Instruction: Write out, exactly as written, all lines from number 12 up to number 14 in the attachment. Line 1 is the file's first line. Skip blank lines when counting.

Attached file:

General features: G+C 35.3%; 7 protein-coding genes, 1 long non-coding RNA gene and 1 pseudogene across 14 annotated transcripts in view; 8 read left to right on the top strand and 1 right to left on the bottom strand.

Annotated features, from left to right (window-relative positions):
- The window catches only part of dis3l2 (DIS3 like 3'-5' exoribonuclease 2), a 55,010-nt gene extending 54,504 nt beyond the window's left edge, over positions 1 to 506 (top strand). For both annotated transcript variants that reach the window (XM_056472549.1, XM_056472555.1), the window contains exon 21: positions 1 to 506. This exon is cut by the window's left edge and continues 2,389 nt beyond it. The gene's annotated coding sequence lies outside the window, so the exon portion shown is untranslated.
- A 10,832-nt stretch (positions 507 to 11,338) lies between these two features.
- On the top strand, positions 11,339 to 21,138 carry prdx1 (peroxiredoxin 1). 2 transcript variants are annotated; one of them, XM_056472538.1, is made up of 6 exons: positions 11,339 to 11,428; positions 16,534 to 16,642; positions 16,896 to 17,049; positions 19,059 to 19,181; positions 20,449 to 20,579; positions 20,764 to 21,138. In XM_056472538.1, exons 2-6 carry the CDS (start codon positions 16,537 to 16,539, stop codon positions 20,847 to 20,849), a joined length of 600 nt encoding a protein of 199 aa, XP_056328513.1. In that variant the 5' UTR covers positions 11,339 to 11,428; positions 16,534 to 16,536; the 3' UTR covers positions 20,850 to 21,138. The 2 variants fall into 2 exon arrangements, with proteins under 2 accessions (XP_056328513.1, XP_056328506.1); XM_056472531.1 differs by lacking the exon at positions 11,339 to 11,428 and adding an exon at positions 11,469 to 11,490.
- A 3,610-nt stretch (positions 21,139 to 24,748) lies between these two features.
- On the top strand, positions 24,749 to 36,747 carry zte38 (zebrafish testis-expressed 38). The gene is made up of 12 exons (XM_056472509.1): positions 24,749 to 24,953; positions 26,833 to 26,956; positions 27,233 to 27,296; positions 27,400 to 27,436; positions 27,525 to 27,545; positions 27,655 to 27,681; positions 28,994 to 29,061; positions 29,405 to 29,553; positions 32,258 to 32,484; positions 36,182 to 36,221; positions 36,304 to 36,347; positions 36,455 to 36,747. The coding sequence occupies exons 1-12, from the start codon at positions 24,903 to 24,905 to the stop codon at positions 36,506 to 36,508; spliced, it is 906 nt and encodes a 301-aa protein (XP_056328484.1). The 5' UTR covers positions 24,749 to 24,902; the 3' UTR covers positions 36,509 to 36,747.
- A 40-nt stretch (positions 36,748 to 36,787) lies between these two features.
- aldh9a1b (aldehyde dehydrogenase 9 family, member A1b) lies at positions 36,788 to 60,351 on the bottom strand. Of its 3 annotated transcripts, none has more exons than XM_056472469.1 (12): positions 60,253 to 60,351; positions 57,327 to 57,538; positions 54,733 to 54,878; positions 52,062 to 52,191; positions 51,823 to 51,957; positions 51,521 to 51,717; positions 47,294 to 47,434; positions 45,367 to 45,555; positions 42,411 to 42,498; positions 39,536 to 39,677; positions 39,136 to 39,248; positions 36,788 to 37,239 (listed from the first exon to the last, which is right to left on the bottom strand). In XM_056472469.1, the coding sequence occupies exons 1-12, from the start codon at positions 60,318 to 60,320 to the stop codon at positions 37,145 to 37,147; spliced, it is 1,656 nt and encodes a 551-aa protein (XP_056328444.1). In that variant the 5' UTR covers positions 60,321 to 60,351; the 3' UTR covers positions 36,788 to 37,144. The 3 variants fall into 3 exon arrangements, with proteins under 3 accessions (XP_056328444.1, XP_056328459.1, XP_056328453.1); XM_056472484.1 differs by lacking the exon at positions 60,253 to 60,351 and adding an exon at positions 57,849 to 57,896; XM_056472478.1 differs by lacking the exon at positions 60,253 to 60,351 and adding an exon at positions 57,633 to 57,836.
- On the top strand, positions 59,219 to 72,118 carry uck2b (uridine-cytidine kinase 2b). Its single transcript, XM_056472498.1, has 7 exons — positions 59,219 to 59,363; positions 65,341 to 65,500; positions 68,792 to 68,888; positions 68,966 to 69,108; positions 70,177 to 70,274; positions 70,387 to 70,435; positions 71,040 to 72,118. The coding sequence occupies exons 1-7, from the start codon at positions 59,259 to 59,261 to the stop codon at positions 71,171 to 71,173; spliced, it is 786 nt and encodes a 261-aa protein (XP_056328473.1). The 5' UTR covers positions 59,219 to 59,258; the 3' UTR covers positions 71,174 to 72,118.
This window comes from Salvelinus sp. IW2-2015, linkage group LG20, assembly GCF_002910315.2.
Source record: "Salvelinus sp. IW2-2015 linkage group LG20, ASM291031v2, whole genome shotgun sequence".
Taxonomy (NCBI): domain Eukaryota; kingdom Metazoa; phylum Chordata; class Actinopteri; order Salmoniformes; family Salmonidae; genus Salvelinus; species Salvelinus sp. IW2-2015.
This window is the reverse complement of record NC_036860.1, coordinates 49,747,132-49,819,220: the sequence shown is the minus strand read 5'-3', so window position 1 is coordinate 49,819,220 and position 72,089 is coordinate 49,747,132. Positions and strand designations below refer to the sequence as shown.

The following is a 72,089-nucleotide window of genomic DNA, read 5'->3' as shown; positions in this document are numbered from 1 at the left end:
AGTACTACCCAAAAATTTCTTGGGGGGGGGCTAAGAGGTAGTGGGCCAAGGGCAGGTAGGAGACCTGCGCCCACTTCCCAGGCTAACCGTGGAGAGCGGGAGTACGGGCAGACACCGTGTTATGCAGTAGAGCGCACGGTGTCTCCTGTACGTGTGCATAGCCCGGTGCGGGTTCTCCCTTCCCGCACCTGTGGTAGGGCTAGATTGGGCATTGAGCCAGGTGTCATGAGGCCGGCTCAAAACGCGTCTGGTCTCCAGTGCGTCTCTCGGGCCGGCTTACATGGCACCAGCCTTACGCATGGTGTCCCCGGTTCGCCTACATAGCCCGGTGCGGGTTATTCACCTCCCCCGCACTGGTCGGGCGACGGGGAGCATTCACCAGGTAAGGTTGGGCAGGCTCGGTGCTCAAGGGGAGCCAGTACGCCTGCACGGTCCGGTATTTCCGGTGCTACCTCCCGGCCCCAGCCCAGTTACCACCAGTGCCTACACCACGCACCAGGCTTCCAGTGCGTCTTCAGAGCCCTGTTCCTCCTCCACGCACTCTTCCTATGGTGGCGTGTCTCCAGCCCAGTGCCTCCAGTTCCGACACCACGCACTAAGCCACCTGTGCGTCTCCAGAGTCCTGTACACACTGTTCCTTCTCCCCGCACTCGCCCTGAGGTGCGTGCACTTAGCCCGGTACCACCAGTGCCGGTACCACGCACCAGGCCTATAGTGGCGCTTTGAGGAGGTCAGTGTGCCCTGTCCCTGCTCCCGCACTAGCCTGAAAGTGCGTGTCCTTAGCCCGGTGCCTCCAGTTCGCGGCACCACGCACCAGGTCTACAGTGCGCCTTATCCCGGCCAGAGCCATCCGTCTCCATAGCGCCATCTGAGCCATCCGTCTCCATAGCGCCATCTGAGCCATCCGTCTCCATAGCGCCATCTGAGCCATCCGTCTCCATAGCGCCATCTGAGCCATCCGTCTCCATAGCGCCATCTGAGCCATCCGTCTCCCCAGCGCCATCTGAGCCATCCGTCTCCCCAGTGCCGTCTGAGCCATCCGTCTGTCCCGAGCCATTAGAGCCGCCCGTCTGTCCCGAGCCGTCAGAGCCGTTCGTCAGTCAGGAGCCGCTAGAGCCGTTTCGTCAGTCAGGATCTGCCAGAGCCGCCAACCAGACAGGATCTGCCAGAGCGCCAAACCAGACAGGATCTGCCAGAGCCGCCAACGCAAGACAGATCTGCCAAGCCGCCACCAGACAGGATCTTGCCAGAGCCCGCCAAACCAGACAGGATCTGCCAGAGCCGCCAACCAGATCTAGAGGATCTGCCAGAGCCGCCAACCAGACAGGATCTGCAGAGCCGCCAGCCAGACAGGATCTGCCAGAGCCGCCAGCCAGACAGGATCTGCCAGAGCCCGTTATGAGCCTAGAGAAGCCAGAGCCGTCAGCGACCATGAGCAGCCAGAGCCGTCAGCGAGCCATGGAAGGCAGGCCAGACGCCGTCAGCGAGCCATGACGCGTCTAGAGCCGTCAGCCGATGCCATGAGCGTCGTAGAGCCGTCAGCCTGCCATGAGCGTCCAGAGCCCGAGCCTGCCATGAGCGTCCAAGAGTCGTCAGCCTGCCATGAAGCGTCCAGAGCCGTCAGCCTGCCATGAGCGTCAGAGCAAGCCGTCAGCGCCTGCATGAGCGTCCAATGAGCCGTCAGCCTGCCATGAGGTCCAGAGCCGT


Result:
Source record: "Salvelinus sp. IW2-2015 linkage group LG20, ASM291031v2, whole genome shotgun sequence".
Taxonomy (NCBI): domain Eukaryota; kingdom Metazoa; phylum Chordata; class Actinopteri; order Salmoniformes; family Salmonidae; genus Salvelinus; species Salvelinus sp. IW2-2015.
This window is the reverse complement of record NC_036860.1, coordinates 49,747,132-49,819,220: the sequence shown is the minus strand read 5'-3', so window position 1 is coordinate 49,819,220 and position 72,089 is coordinate 49,747,132. Positions and strand designations below refer to the sequence as shown.